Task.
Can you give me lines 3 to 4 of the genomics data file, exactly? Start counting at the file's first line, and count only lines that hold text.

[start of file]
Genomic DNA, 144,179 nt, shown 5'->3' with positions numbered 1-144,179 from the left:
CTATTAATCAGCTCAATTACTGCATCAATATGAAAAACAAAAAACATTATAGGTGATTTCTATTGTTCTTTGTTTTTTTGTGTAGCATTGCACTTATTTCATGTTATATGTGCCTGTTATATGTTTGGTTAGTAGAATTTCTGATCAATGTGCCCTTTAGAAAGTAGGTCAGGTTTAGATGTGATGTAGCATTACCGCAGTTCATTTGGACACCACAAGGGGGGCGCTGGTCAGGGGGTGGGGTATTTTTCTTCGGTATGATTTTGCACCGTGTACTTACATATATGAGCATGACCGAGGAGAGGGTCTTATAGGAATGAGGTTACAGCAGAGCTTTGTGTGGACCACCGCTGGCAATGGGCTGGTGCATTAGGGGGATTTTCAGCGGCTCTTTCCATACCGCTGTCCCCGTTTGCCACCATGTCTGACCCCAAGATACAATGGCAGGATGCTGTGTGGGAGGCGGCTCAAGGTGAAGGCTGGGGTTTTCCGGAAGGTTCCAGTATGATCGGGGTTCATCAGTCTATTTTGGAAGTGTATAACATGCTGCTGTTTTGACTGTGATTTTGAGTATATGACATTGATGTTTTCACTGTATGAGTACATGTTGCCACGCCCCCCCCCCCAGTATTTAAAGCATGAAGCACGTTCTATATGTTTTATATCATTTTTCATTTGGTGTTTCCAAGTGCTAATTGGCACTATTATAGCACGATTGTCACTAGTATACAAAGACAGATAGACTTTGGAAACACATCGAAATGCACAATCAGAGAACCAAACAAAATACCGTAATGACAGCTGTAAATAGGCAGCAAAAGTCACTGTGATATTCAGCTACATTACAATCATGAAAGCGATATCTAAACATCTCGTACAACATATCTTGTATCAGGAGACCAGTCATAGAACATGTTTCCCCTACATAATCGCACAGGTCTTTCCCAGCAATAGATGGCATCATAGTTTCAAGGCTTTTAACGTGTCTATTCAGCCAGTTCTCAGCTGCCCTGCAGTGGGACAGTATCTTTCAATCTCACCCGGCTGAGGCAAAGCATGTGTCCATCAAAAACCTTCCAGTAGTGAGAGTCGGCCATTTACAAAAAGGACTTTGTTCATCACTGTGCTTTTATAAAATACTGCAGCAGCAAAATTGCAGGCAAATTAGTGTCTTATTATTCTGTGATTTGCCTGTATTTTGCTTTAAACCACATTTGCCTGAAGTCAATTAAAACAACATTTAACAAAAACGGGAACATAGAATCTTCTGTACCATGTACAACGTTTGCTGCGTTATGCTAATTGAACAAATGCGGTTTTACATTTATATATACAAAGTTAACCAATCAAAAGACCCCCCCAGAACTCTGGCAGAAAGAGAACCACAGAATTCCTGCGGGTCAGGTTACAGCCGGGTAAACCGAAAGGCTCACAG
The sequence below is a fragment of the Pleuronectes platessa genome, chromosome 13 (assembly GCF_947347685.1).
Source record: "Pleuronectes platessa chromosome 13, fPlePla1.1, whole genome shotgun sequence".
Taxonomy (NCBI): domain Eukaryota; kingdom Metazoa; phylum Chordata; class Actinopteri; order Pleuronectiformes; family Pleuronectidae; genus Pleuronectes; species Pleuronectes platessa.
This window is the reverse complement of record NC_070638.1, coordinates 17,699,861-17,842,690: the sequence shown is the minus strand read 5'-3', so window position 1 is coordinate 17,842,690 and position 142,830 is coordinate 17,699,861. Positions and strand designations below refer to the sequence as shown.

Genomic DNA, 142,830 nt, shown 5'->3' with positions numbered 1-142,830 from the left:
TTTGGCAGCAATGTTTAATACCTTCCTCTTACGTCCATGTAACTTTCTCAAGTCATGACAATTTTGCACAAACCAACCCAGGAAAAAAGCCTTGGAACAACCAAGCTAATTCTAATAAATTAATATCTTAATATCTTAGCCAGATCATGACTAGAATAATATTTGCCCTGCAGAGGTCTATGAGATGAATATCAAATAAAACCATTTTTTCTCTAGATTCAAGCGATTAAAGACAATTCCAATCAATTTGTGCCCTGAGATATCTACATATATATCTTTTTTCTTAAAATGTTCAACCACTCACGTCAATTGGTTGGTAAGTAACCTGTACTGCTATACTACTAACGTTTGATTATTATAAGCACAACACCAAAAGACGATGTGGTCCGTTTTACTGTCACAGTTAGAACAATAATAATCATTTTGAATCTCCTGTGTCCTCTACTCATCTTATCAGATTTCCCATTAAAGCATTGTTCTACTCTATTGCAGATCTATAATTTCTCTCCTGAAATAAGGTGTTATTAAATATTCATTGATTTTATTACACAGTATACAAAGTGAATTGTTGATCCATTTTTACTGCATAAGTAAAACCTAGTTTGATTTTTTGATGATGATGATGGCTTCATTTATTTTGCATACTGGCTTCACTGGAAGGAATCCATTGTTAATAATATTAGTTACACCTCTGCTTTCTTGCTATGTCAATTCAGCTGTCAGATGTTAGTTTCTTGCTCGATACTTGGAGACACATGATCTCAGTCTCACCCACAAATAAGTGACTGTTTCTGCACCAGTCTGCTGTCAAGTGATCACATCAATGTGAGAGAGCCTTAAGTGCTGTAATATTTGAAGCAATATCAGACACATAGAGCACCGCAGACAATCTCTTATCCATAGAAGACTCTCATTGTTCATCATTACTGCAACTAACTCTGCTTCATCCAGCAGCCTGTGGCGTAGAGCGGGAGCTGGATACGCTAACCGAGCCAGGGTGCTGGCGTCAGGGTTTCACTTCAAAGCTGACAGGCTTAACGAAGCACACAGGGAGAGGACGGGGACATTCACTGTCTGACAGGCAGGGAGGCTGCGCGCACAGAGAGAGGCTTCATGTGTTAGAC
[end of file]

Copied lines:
The sequence below is a fragment of the Pleuronectes platessa genome, chromosome 13 (assembly GCF_947347685.1).
Source record: "Pleuronectes platessa chromosome 13, fPlePla1.1, whole genome shotgun sequence".